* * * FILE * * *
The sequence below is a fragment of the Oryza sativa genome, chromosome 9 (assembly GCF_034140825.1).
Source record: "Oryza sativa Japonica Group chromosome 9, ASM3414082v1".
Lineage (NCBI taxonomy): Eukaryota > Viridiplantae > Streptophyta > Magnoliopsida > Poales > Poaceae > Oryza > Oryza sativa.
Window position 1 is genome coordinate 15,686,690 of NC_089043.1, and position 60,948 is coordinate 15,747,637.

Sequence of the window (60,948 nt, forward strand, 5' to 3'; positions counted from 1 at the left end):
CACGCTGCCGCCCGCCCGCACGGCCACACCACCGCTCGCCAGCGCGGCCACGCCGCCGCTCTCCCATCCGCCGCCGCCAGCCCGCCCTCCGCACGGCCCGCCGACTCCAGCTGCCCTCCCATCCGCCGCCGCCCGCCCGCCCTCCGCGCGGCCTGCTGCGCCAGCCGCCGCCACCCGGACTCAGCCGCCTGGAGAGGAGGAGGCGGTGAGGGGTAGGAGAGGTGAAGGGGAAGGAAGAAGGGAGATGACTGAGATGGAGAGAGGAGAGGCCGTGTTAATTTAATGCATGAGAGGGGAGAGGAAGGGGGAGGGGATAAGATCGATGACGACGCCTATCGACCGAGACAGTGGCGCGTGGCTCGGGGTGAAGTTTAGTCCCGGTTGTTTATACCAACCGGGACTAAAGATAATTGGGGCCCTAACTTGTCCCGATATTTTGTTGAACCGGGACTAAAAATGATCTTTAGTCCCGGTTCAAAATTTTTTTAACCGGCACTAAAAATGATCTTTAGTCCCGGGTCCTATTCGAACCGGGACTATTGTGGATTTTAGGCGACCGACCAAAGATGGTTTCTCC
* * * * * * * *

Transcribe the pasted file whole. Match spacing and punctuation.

The sequence below is a fragment of the Oryza sativa genome, chromosome 9 (assembly GCF_034140825.1).
Source record: "Oryza sativa Japonica Group chromosome 9, ASM3414082v1".
Lineage (NCBI taxonomy): Eukaryota > Viridiplantae > Streptophyta > Magnoliopsida > Poales > Poaceae > Oryza > Oryza sativa.
Window position 1 is genome coordinate 15,686,690 of NC_089043.1, and position 60,948 is coordinate 15,747,637.

Sequence of the window (60,948 nt, forward strand, 5' to 3'; positions counted from 1 at the left end):
CACGCTGCCGCCCGCCCGCACGGCCACACCACCGCTCGCCAGCGCGGCCACGCCGCCGCTCTCCCATCCGCCGCCGCCAGCCCGCCCTCCGCACGGCCCGCCGACTCCAGCTGCCCTCCCATCCGCCGCCGCCCGCCCGCCCTCCGCGCGGCCTGCTGCGCCAGCCGCCGCCACCCGGACTCAGCCGCCTGGAGAGGAGGAGGCGGTGAGGGGTAGGAGAGGTGAAGGGGAAGGAAGAAGGGAGATGACTGAGATGGAGAGAGGAGAGGCCGTGTTAATTTAATGCATGAGAGGGGAGAGGAAGGGGGAGGGGATAAGATCGATGACGACGCCTATCGACCGAGACAGTGGCGCGTGGCTCGGGGTGAAGTTTAGTCCCGGTTGTTTATACCAACCGGGACTAAAGATAATTGGGGCCCTAACTTGTCCCGATATTTTGTTGAACCGGGACTAAAAATGATCTTTAGTCCCGGTTCAAAATTTTTTTAACCGGCACTAAAAATGATCTTTAGTCCCGGGTCCTATTCGAACCGGGACTATTGTGGATTTTAGGCGACCGACCAAAGATGGTTTCTCC